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Wednesday, January 6, 1999 Published at 23:48 GMT


Annan: 'No evidence of spy claims'

Relations between Unscom and Iraq have often been stretched

UN Secretary-General Kofi Annan says he has no evidence that UN weapons inspectors in Iraq helped the US collect intelligence.


Baghdad Correspondent Caroline Wyatt: "Allegations could end Unscom"
Two American newspapers, The Washington Post and The Boston Globe, reported that Unscom, the team charged with ridding Iraq of weapons of mass destruction, had given the Americans access to Iraqi security information.

The reports said that Mr Annan had evidence of a systematic operation in which American agents were able to listen to secret communications between the Iraqi security bodies responsible for protecting President Saddam Hussein.

The stories sparked a diplomatic storm and lent credence to Iraqi claims that UN weapons inspectors were US spies.


Fred Eckhard: "The issue is not Richard Butler, the issue is disamament"
Mr Annan's spokesman, Fred Eckhard, said: "We not only have no convincing evidence of these allegations, we have no evidence of any kind. We have only rumours.

"Neither the secretary-general nor any member of his staff has access to classified US intelligence, although Unscom does.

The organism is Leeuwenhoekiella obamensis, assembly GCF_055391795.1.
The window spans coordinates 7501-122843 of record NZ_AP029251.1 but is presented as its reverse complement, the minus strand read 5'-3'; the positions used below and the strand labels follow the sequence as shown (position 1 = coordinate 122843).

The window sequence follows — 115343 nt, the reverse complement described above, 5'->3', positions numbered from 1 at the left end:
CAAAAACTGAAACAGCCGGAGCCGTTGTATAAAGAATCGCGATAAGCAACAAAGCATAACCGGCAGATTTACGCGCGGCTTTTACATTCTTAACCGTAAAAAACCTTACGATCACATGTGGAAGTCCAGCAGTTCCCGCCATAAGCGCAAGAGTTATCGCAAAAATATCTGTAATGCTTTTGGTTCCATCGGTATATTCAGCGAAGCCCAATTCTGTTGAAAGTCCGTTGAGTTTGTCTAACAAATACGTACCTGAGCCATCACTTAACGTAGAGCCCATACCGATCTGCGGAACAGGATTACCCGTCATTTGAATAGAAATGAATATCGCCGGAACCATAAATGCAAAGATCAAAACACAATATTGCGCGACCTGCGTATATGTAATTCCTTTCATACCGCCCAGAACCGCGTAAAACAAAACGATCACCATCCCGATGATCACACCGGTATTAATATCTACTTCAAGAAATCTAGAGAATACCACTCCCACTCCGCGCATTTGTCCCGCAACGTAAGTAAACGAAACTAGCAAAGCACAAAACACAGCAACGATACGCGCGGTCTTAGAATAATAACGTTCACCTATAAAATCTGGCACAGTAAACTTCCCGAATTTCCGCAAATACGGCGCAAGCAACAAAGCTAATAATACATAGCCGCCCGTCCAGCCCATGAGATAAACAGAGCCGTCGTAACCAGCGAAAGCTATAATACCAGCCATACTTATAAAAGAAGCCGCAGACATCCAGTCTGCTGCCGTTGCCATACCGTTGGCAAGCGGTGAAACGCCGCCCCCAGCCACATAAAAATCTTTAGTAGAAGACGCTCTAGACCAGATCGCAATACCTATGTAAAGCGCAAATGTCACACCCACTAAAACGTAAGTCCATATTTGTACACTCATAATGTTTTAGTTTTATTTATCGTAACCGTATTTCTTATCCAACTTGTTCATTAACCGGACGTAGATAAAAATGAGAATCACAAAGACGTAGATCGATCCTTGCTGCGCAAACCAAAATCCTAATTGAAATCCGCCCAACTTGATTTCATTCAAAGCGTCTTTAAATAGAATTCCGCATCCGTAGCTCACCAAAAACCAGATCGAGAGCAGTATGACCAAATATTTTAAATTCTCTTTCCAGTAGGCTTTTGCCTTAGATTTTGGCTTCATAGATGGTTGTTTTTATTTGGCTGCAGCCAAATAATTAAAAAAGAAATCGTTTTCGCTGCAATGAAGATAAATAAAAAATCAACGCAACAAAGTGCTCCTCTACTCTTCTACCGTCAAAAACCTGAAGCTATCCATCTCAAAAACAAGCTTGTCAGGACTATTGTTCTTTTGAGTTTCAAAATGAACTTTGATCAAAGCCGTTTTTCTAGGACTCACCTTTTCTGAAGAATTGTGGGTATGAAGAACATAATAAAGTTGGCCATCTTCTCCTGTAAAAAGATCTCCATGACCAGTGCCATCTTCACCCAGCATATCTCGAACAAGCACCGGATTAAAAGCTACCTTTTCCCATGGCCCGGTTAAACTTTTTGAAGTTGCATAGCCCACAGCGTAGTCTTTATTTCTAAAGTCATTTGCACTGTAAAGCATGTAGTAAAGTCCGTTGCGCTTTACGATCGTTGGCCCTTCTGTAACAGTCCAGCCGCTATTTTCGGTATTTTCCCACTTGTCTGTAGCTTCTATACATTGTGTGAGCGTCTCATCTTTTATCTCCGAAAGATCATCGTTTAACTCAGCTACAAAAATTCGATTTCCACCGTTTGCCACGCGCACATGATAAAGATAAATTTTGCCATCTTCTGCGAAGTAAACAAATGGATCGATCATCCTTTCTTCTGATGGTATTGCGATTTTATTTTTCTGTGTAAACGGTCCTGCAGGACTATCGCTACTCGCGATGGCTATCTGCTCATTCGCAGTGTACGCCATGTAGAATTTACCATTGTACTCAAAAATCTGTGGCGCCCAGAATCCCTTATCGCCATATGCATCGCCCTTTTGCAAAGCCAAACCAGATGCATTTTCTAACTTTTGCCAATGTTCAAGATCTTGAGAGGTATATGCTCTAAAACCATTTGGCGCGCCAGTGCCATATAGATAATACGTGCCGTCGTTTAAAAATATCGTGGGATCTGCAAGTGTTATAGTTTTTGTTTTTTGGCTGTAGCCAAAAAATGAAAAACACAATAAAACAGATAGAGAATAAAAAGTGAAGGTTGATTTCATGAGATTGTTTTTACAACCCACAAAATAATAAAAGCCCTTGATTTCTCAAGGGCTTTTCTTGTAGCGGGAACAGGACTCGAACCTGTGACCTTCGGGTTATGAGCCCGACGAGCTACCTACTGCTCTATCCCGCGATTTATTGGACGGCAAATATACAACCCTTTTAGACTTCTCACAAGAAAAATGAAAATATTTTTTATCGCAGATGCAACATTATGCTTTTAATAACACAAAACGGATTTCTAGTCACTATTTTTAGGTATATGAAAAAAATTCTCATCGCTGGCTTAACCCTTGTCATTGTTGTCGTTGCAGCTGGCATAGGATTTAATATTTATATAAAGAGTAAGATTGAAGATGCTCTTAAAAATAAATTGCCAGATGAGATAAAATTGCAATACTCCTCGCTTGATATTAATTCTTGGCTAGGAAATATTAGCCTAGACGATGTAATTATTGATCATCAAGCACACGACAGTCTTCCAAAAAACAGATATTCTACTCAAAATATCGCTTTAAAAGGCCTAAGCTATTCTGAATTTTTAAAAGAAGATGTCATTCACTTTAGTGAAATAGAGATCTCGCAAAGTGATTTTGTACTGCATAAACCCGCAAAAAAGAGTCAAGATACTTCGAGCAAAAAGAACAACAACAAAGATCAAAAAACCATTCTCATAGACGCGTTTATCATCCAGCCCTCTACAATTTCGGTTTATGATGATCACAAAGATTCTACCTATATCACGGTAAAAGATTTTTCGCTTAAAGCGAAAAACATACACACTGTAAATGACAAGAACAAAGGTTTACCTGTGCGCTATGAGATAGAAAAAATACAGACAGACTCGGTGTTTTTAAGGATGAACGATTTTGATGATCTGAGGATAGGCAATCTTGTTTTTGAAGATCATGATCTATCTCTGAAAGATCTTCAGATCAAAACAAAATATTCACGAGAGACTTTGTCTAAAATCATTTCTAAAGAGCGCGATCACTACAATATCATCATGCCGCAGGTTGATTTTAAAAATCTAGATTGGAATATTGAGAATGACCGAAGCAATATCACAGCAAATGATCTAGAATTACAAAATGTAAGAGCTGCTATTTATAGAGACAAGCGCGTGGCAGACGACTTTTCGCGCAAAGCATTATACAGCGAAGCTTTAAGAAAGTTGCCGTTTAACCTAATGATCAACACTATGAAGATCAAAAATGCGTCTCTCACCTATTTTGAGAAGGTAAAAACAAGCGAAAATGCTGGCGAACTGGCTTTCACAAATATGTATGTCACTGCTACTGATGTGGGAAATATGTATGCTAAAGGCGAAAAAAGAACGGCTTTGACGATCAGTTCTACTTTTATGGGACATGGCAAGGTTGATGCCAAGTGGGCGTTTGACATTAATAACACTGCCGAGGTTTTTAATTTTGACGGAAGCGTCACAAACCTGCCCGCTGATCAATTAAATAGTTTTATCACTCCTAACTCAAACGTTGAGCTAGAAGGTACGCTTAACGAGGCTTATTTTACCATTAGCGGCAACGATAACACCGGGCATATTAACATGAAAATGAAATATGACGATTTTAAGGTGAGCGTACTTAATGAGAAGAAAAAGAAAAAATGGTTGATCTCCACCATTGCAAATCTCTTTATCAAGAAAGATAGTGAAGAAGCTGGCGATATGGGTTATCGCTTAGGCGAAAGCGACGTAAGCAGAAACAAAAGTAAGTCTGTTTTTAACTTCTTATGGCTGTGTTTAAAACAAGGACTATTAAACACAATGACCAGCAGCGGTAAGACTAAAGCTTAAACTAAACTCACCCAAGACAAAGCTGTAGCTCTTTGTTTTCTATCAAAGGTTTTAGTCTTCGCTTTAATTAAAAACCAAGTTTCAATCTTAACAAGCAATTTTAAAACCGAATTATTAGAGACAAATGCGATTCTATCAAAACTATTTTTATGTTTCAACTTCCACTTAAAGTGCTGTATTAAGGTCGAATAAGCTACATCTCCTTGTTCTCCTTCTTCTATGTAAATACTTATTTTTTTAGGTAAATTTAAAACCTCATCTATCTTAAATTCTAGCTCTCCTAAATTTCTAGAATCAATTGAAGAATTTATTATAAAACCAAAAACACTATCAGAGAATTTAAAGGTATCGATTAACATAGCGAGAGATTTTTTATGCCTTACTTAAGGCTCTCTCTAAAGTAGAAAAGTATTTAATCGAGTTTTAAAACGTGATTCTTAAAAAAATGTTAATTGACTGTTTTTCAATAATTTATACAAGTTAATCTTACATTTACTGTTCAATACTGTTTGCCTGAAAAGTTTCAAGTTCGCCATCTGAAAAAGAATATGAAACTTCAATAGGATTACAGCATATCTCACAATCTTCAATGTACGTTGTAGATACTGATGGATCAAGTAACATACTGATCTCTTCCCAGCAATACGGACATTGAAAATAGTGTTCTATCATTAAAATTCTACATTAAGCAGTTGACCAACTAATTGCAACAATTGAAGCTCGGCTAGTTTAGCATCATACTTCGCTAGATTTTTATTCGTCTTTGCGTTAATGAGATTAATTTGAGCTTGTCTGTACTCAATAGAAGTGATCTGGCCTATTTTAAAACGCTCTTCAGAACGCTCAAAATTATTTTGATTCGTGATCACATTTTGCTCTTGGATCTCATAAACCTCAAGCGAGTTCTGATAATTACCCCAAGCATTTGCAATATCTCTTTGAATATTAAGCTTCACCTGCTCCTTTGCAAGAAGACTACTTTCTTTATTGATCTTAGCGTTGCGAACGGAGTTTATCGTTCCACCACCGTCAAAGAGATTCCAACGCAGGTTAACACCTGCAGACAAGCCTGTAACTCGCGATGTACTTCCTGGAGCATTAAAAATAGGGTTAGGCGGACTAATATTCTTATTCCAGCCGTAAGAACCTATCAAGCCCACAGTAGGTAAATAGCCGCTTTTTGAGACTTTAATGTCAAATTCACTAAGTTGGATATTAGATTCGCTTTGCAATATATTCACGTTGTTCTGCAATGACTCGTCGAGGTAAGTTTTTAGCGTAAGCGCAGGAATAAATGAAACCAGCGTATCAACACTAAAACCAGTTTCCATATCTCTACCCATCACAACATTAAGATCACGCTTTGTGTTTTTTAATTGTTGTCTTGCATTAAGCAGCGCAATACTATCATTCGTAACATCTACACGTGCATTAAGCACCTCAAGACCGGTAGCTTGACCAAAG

"Obviously, were these charges true, it would be damaging to the United Nations disarmament work in Iraq and elsewhere."

He added: "Our credibility rests on our ability to maintain integrity, impartiality and professionalism in our work. Any deviation from that is damaging to the United Nations."

Richard Butler, the chief weapons inspector, and the US State Department, also denied the newspaper allegations.


[ image:  ]
Mr Butler admitted that Unscom had received help from US, and 40 other countries.

But he said the international assistance was to demolish a "wall of resistance" erected by Iraq to thwart arms searches.

He said: "We have never accepted or used any of that assistance for any other than to bring about the disarmament of Iraq."

State Department spokesman James Rubin said: "At no time did the US work with anyone at Unscom to collect information for the purpose of undermining the Iraqi regime."

The BBC's Baghdad Correspondent, Caroline Wyatt, says if the newspaper reports are true, they will be a vindication of what Iraq says it has known for some time. She says it is likely to kill off any chances of Unscom returning to Baghdad in its current form.


Nara Al-Sadoun: "It's the whole process"
Iraqi officials have frequently accused Unscom of acting as an intelligence agency on behalf of the US and Israel, a charge denied by the UN. It has also complained about the dominance of US and British officials on the inspection teams.

One Iraqi Government official, Nasra Al-Sadoun, said: "They are spies for the CIA and Mossad [the Israeli secret service] so why should Iraq accept their return."

Russia, who was against the December airstrikes on Iraq, repeated its call for Mr Butler to resign.



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